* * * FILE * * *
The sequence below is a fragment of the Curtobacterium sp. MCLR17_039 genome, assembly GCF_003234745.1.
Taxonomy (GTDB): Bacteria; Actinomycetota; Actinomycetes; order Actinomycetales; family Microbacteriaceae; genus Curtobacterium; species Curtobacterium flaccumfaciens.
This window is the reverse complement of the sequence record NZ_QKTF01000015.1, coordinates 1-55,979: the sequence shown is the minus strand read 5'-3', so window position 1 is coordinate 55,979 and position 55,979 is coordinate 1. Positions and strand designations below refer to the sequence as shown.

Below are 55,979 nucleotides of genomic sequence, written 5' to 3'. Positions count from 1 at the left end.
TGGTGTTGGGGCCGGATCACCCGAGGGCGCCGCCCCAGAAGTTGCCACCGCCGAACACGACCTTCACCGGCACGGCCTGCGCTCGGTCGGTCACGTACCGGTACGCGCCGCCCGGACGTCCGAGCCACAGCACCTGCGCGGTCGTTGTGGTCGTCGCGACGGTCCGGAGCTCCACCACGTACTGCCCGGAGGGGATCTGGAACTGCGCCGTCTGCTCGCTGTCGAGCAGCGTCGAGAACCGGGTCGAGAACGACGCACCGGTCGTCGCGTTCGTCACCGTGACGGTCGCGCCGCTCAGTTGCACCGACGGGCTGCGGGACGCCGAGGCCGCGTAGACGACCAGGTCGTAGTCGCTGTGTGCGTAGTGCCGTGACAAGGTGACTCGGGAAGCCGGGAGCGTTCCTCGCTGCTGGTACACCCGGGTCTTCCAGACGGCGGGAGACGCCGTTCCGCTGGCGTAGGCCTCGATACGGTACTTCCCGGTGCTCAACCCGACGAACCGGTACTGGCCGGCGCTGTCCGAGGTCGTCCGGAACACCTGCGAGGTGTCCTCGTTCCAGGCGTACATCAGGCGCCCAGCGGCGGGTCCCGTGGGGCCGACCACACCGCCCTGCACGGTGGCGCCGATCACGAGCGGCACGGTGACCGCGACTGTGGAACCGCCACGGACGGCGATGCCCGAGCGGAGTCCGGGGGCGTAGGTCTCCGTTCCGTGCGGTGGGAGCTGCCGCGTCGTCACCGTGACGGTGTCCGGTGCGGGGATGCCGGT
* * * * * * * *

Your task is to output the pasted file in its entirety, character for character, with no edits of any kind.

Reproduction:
The sequence below is a fragment of the Curtobacterium sp. MCLR17_039 genome, assembly GCF_003234745.1.
Taxonomy (GTDB): Bacteria; Actinomycetota; Actinomycetes; order Actinomycetales; family Microbacteriaceae; genus Curtobacterium; species Curtobacterium flaccumfaciens.
This window is the reverse complement of the sequence record NZ_QKTF01000015.1, coordinates 1-55,979: the sequence shown is the minus strand read 5'-3', so window position 1 is coordinate 55,979 and position 55,979 is coordinate 1. Positions and strand designations below refer to the sequence as shown.

Below are 55,979 nucleotides of genomic sequence, written 5' to 3'. Positions count from 1 at the left end.
TGGTGTTGGGGCCGGATCACCCGAGGGCGCCGCCCCAGAAGTTGCCACCGCCGAACACGACCTTCACCGGCACGGCCTGCGCTCGGTCGGTCACGTACCGGTACGCGCCGCCCGGACGTCCGAGCCACAGCACCTGCGCGGTCGTTGTGGTCGTCGCGACGGTCCGGAGCTCCACCACGTACTGCCCGGAGGGGATCTGGAACTGCGCCGTCTGCTCGCTGTCGAGCAGCGTCGAGAACCGGGTCGAGAACGACGCACCGGTCGTCGCGTTCGTCACCGTGACGGTCGCGCCGCTCAGTTGCACCGACGGGCTGCGGGACGCCGAGGCCGCGTAGACGACCAGGTCGTAGTCGCTGTGTGCGTAGTGCCGTGACAAGGTGACTCGGGAAGCCGGGAGCGTTCCTCGCTGCTGGTACACCCGGGTCTTCCAGACGGCGGGAGACGCCGTTCCGCTGGCGTAGGCCTCGATACGGTACTTCCCGGTGCTCAACCCGACGAACCGGTACTGGCCGGCGCTGTCCGAGGTCGTCCGGAACACCTGCGAGGTGTCCTCGTTCCAGGCGTACATCAGGCGCCCAGCGGCGGGTCCCGTGGGGCCGACCACACCGCCCTGCACGGTGGCGCCGATCACGAGCGGCACGGTGACCGCGACTGTGGAACCGCCACGGACGGCGATGCCCGAGCGGAGTCCGGGGGCGTAGGTCTCCGTTCCGTGCGGTGGGAGCTGCCGCGTCGTCACCGTGACGGTGTCCGGTGCGGGGATGCCGGT